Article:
3. Great post, we watched this last year, and while not completely accurate, I thought it was excellently done, and all too accurate and realistic when it came to the selfishness of Henry and even the members of Anne’s own family. I thought they did a great job with most of the costumes, while Geneviève Bujold is fantastic as Anne. Bold, charming and pretty, but not overly sultry and glamorous in all-too-typical Hollywood fashion (something I think The Other Boleyn Girl couldn’t get right) you can believe she would capture a king’s heart–at least for a thousand days. I have noticed a lot of adaptations allow for an almost certainly fiction “moment” when they talk about Elizabeth’s future greatness. Perhaps Anne never fully realized how famous her daughter would become, but given that she seems to have been a strong willed woman in her own way, I think we can speculate she would have been pleased, probably especially pleased at the thought that Elizabeth would eventually eclipse her father and give her name to an era.

    Most people point to the rupture with Catholicism as being one of the main reasons behind England’s later hostilities with Spain but honestly, the treatment of Katharine of Aragon, pretty much the equivalent of a slap in the face. Oh yes, and the Divine Right of Kings…don’t get me started!

    1. Not completely accurate, no, but it comes closer than most of the other adaptations, so I appreciate that. I also like that it is fair in its representation of the first two of Henry’s wives. The author of the most recent Anne Boleyn biography had a chance to interview the still-living actresses who have played Anne over the years, and Geneviève confessed that she felt that Anne was “hers.” She appreciates other representations of her, but Anne left a mark upon her — and since it is an incredible performance, I can see why.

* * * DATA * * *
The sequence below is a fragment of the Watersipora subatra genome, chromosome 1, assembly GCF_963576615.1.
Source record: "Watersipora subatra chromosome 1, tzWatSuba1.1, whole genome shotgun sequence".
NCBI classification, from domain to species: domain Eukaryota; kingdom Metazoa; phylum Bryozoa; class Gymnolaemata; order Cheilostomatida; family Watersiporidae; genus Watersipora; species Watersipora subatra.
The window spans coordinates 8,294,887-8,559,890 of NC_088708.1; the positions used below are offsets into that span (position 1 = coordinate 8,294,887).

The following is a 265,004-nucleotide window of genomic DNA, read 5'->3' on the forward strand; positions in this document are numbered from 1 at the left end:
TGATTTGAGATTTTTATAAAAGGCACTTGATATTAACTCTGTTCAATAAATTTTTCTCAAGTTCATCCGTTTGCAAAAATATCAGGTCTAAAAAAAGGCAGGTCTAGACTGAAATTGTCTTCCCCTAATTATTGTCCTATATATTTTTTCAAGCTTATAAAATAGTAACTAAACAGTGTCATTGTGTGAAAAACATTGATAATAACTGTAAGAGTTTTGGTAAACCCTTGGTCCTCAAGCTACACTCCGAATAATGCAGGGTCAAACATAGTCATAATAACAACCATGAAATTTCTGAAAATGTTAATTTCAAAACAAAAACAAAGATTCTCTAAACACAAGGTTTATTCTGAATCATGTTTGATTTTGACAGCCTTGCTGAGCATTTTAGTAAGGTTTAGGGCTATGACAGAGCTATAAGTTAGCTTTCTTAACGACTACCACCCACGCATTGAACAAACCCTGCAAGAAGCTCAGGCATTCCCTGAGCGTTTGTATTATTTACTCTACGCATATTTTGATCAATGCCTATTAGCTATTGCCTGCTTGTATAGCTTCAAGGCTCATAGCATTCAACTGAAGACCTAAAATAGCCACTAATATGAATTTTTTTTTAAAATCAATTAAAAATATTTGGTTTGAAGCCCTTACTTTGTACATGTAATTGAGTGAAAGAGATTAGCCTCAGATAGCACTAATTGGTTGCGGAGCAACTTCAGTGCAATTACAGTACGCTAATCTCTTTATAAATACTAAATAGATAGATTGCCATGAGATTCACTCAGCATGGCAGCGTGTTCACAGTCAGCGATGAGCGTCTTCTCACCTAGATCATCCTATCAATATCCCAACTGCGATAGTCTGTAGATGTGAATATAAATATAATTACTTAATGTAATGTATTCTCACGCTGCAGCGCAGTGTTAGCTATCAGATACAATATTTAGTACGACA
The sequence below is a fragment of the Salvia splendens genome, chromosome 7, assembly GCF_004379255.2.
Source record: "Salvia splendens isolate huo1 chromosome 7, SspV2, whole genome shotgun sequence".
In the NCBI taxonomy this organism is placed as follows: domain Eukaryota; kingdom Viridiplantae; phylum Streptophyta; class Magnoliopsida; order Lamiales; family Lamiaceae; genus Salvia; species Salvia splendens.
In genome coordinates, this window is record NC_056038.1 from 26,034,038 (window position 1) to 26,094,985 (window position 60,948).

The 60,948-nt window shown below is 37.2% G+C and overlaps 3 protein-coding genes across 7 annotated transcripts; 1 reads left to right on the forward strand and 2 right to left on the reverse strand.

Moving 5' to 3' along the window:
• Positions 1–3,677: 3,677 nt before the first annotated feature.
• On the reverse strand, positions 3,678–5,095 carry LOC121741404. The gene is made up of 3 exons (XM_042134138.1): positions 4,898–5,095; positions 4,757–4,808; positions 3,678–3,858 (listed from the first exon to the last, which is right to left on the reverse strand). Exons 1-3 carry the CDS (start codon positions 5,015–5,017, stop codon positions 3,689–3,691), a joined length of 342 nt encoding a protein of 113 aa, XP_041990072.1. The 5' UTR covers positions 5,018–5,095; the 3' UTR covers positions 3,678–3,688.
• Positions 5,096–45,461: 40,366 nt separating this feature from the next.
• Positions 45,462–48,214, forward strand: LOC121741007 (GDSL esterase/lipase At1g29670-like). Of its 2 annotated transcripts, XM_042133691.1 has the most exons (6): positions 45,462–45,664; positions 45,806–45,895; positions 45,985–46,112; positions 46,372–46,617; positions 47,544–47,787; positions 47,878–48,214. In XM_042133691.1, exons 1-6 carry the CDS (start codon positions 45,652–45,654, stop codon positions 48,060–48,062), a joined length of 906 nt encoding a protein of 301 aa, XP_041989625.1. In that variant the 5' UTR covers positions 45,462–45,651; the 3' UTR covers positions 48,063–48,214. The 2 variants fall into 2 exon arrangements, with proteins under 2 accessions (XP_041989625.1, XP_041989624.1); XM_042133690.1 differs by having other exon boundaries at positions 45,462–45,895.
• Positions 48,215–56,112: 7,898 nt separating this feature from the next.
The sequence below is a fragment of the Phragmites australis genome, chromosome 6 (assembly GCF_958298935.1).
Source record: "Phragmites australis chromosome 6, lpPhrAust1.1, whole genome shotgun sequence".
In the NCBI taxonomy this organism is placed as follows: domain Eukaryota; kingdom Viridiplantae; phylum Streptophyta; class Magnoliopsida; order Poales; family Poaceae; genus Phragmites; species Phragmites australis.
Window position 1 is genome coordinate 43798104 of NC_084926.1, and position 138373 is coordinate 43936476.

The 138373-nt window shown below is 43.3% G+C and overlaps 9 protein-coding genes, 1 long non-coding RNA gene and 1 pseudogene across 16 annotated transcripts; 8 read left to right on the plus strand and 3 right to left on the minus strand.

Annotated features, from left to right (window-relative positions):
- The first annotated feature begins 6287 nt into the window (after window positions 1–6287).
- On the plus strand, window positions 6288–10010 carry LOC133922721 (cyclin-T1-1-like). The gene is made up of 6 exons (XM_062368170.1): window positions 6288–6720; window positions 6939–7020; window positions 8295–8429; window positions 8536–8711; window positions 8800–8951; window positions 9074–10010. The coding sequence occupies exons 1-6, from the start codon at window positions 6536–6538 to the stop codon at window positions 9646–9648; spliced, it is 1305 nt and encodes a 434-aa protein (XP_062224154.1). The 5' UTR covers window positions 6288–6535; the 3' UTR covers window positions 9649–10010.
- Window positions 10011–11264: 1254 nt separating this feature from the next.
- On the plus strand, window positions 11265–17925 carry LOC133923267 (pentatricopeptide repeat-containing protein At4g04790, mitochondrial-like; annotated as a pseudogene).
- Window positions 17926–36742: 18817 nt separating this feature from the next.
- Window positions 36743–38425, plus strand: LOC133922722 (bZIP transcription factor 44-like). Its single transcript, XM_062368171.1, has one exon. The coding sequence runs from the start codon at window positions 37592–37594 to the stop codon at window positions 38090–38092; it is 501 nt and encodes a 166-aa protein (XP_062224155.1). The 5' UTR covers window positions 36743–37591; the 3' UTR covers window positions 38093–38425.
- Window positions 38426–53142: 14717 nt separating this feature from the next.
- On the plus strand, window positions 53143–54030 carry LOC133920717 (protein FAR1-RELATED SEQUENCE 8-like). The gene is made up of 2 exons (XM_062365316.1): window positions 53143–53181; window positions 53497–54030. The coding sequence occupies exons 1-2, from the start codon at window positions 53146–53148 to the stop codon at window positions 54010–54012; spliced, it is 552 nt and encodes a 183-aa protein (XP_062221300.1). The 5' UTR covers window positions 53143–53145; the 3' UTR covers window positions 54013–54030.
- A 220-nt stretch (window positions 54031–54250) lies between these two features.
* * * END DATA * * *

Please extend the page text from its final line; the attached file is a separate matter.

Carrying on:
The costumes in this film are indeed gorgeous. They also look expensive without appearing cheap, which is something TOBG and now Wolf Hall hasn’t managed to avoid. I think Natalie Dormer even wears one of Geneviève’s Anne gowns in The Tudors, so the costumes are still around!

      Futuristic premonitions concerning Anne are indeed something writers like to play with; as is Anne’s impending execution and downfall. Often they like to weave that in as well. Even this film has a subtle parallel at certain points, as history repeats itself.

      England’s hostilities with Spain … in fairness, began with the conflict between Ferdinand and Henry VII over Katharine after Arthur’s death. It was sated for awhile when she married Henry but when Henry divorced her and thumbed his nose at her nephew, the Emperor Charles, it was all downhill from there. I think Charles fought both for his own interests and, to a lesser degree, those of his aunt, though she did not appreciate all of his methods (his seizure of Rome and capture of the Pope did not win her approval). It only worsened with Mary’s botched marriage to the Catholic monarch, and Elizabeth’s continued Reformist values.

      Why not? I love to hear you rant. Look, there is even room on my soap box!